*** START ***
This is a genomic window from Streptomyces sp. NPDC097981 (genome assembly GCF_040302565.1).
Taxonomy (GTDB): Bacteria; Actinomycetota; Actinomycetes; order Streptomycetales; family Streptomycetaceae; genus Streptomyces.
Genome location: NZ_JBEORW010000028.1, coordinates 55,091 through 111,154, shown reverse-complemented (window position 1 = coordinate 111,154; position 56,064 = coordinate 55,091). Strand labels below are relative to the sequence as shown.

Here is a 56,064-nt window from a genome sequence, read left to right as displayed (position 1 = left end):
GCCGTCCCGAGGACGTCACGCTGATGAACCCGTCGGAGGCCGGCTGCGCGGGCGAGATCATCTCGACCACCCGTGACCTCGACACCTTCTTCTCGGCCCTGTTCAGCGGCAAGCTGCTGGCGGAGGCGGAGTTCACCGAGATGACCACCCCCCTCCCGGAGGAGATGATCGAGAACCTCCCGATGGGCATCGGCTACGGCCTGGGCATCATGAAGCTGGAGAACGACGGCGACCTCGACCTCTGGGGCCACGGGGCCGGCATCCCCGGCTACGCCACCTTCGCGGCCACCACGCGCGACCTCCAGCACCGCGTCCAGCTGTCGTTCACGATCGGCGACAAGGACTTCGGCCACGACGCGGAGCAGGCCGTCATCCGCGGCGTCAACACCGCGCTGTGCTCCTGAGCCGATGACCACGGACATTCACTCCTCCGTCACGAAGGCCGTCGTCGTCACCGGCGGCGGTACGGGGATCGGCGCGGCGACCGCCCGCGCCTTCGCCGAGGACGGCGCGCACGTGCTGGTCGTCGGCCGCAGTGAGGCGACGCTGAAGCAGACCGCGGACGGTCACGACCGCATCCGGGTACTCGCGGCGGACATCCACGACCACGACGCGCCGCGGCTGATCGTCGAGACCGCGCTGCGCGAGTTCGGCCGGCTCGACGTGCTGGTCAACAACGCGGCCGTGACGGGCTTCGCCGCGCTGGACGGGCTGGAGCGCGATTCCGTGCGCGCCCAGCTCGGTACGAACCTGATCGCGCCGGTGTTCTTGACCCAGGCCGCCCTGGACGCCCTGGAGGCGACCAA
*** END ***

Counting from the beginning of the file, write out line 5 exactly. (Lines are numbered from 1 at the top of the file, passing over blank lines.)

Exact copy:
GCCGTCCCGAGGACGTCACGCTGATGAACCCGTCGGAGGCCGGCTGCGCGGGCGAGATCATCTCGACCACCCGTGACCTCGACACCTTCTTCTCGGCCCTGTTCAGCGGCAAGCTGCTGGCGGAGGCGGAGTTCACCGAGATGACCACCCCCCTCCCGGAGGAGATGATCGAGAACCTCCCGATGGGCATCGGCTACGGCCTGGGCATCATGAAGCTGGAGAACGACGGCGACCTCGACCTCTGGGGCCACGGGGCCGGCATCCCCGGCTACGCCACCTTCGCGGCCACCACGCGCGACCTCCAGCACCGCGTCCAGCTGTCGTTCACGATCGGCGACAAGGACTTCGGCCACGACGCGGAGCAGGCCGTCATCCGCGGCGTCAACACCGCGCTGTGCTCCTGAGCCGATGACCACGGACATTCACTCCTCCGTCACGAAGGCCGTCGTCGTCACCGGCGGCGGTACGGGGATCGGCGCGGCGACCGCCCGCGCCTTCGCCGAGGACGGCGCGCACGTGCTGGTCGTCGGCCGCAGTGAGGCGACGCTGAAGCAGACCGCGGACGGTCACGACCGCATCCGGGTACTCGCGGCGGACATCCACGACCACGACGCGCCGCGGCTGATCGTCGAGACCGCGCTGCGCGAGTTCGGCCGGCTCGACGTGCTGGTCAACAACGCGGCCGTGACGGGCTTCGCCGCGCTGGACGGGCTGGAGCGCGATTCCGTGCGCGCCCAGCTCGGTACGAACCTGATCGCGCCGGTGTTCTTGACCCAGGCCGCCCTGGACGCCCTGGAGGCGACCAA